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1950 Best of Show Winner

March 30, 2020

1950 Edwards R-26 Special Sport Roadster shown by Sterling Edwards

The 1950 Edwards R-26 Special Sport Roadster created and shown by Sterling Edwards took the top prize at the first Pebble Beach Concours d’Elegance in 1950 — but if truth be told, winning Best of Show wasn’t Edwards’ goal. He had his eye on winning the Pebble Beach Road Race.

In fact, it was Edwards who had first approached the Del Monte Properties Company, now Pebble Beach Company, with a request that they consider hosting the first real road races on the West Coast in the post-World War II era. He had passed that request directly to his good friend John B. “Jack” Morse, who was both then president of Del Monte Properties Company and a former Yale classmate of the Collier brothers who were behind much of the road racing on the East Coast.

After the decision was made to host the West Coast races at Pebble Beach, a Concours was added to underscore a more social and genteel aspect of motorsports.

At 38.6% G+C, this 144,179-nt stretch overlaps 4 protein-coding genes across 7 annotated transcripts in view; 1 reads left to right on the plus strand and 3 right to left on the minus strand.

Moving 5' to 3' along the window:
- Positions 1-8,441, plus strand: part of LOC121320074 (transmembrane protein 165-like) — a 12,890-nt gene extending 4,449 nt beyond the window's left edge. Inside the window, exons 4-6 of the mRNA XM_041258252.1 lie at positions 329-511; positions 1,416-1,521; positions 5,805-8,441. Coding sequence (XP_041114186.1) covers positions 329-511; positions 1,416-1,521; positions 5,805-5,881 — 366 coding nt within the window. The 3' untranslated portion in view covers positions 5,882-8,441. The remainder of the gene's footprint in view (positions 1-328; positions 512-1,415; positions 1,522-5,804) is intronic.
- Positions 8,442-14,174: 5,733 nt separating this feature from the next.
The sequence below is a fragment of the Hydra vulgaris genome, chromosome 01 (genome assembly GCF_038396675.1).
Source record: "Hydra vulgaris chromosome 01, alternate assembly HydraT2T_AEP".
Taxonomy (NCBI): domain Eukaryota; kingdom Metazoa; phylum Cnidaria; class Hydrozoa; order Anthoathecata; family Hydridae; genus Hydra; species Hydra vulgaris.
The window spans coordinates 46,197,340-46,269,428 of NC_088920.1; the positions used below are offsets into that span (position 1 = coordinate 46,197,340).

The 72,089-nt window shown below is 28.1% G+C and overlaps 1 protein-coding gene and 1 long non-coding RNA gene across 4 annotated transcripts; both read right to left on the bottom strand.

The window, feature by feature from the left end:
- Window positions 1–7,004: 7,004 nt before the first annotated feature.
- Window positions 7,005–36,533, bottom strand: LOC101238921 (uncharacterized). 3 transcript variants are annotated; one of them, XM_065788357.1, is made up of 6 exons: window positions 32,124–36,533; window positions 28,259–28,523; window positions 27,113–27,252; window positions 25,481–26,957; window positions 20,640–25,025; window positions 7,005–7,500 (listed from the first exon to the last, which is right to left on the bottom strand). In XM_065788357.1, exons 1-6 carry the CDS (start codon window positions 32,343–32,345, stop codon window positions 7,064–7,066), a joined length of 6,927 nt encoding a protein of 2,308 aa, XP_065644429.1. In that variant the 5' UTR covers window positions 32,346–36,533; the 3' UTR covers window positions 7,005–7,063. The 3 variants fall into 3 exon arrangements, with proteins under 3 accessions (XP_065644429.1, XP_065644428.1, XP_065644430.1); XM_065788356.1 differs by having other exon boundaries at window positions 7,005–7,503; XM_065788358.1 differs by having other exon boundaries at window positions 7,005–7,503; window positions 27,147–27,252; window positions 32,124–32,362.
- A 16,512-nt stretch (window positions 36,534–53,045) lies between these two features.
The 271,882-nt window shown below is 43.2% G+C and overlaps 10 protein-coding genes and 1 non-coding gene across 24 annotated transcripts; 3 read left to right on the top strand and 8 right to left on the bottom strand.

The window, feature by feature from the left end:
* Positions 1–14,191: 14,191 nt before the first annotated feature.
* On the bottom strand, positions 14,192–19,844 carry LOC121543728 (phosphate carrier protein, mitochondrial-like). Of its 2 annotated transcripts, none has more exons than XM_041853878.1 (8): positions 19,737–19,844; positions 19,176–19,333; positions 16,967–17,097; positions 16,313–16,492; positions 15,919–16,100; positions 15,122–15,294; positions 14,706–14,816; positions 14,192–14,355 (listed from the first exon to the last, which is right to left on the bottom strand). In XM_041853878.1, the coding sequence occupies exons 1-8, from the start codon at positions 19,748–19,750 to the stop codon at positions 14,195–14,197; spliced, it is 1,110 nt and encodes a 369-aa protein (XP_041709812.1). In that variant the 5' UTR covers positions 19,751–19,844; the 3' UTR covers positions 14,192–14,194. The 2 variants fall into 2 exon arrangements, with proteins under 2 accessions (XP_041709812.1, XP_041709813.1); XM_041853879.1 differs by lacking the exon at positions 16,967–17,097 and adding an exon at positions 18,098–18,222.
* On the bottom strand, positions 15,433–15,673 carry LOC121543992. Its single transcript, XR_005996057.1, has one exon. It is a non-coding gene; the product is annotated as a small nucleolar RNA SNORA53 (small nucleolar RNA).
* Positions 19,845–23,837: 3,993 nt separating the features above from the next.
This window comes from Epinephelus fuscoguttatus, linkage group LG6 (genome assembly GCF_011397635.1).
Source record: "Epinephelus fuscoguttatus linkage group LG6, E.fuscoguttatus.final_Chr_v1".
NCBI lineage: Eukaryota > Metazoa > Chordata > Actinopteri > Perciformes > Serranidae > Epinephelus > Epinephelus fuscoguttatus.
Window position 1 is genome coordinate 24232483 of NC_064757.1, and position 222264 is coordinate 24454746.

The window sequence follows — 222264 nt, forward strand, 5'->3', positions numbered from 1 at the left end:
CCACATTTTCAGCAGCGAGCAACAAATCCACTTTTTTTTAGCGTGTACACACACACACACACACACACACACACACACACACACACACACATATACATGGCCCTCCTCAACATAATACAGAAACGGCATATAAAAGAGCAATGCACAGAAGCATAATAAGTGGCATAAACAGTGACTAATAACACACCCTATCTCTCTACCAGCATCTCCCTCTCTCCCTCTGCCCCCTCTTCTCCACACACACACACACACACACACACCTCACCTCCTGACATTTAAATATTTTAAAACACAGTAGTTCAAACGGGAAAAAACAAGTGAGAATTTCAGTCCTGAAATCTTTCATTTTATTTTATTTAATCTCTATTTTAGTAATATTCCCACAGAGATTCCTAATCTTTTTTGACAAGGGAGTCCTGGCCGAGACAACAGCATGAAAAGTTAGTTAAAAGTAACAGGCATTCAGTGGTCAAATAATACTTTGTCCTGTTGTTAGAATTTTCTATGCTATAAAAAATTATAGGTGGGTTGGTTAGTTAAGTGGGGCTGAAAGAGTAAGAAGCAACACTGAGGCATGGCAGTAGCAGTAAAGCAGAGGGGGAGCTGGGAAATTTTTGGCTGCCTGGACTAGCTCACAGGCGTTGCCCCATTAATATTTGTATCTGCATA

As with many a race creator or sponsor, Edwards had his eye on promoting a car by winning a race with it. So, after successfully pushing for the race at Pebble Beach, he entered it with the car he was hoping to manufacture in South San Francisco: the “Edwards” — a bobbed Ford chassis bearing a Lincoln engine and fiberglass body.

He did not officially enter the Concours; he wasn’t listed in the program for it. But at the last minute, he decided to show his Edwards there too. It didn’t require much additional effort; the Concours was being judged just a few blocks from the start-finish line of the race, and Concours cars paraded down that start-finish line on the day prior to the final race to showcase their elegance to all.

After winning the Concours, the Edwards Special won its class in an early race, garnering the Del Monte Trophy. But in the big race, won by Phil Hill driving his Jaguar XK120, it came in 14th overall.

Edwards was a man of determination, and he entered the Pebble Beach Road Races time and again, finally winning overall in 1953 — driving a Ferrari 340 MM rather than a car of his own making.

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